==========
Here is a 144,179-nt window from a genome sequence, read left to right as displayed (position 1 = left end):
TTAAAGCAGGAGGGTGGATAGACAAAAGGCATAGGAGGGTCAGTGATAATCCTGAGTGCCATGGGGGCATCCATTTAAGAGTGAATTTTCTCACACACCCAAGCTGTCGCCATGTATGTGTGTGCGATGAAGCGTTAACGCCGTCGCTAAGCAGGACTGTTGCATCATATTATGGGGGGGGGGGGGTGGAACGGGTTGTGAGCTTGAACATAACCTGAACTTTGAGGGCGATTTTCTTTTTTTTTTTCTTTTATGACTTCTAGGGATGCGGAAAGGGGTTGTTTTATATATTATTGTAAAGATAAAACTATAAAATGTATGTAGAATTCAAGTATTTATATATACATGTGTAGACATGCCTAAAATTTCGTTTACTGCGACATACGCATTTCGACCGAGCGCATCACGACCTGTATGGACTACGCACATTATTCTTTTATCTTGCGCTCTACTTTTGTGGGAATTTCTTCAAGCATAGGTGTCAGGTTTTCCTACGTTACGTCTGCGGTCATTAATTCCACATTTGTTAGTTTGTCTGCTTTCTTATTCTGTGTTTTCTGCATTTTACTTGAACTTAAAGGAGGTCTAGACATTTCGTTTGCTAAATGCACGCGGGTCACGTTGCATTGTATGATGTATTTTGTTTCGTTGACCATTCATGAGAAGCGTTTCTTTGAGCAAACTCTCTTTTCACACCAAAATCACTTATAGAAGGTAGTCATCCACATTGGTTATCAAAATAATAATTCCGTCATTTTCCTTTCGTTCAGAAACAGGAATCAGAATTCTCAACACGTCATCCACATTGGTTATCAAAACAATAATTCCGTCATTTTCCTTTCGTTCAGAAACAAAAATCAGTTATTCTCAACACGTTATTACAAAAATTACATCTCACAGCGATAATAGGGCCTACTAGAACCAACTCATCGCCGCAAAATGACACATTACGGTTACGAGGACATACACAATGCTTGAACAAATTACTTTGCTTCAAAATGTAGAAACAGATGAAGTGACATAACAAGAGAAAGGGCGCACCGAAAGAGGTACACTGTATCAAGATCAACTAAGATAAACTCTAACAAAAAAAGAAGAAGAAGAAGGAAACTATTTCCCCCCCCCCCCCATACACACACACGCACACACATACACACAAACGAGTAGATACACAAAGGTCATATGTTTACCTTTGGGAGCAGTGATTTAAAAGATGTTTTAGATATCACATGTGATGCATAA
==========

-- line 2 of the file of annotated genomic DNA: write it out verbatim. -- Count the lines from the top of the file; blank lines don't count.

TTAAAGCAGGAGGGTGGATAGACAAAAGGCATAGGAGGGTCAGTGATAATCCTGAGTGCCATGGGGGCATCCATTTAAGAGTGAATTTTCTCACACACCCAAGCTGTCGCCATGTATGTGTGTGCGATGAAGCGTTAACGCCGTCGCTAAGCAGGACTGTTGCATCATATTATGGGGGGGGGGGGGTGGAACGGGTTGTGAGCTTGAACATAACCTGAACTTTGAGGGCGATTTTCTTTTTTTTTTTCTTTTATGACTTCTAGGGATGCGGAAAGGGGTTGTTTTATATATTATTGTAAAGATAAAACTATAAAATGTATGTAGAATTCAAGTATTTATATATACATGTGTAGACATGCCTAAAATTTCGTTTACTGCGACATACGCATTTCGACCGAGCGCATCACGACCTGTATGGACTACGCACATTATTCTTTTATCTTGCGCTCTACTTTTGTGGGAATTTCTTCAAGCATAGGTGTCAGGTTTTCCTACGTTACGTCTGCGGTCATTAATTCCACATTTGTTAGTTTGTCTGCTTTCTTATTCTGTGTTTTCTGCATTTTACTTGAACTTAAAGGAGGTCTAGACATTTCGTTTGCTAAATGCACGCGGGTCACGTTGCATTGTATGATGTATTTTGTTTCGTTGACCATTCATGAGAAGCGTTTCTTTGAGCAAACTCTCTTTTCACACCAAAATCACTTATAGAAGGTAGTCATCCACATTGGTTATCAAAATAATAATTCCGTCATTTTCCTTTCGTTCAGAAACAGGAATCAGAATTCTCAACACGTCATCCACATTGGTTATCAAAACAATAATTCCGTCATTTTCCTTTCGTTCAGAAACAAAAATCAGTTATTCTCAACACGTTATTACAAAAATTACATCTCACAGCGATAATAGGGCCTACTAGAACCAACTCATCGCCGCAAAATGACACATTACGGTTACGAGGACATACACAATGCTTGAACAAATTACTTTGCTTCAAAATGTAGAAACAGATGAAGTGACATAACAAGAGAAAGGGCGCACCGAAAGAGGTACACTGTATCAAGATCAACTAAGATAAACTCTAACAAAAAAAGAAGAAGAAGAAGGAAACTATTTCCCCCCCCCCCCCATACACACACACGCACACACATACACACAAACGAGTAGATACACAAAGGTCATATGTTTACCTTTGGGAGCAGTGATTTAAAAGATGTTTTAGATATCACATGTGATGCATAA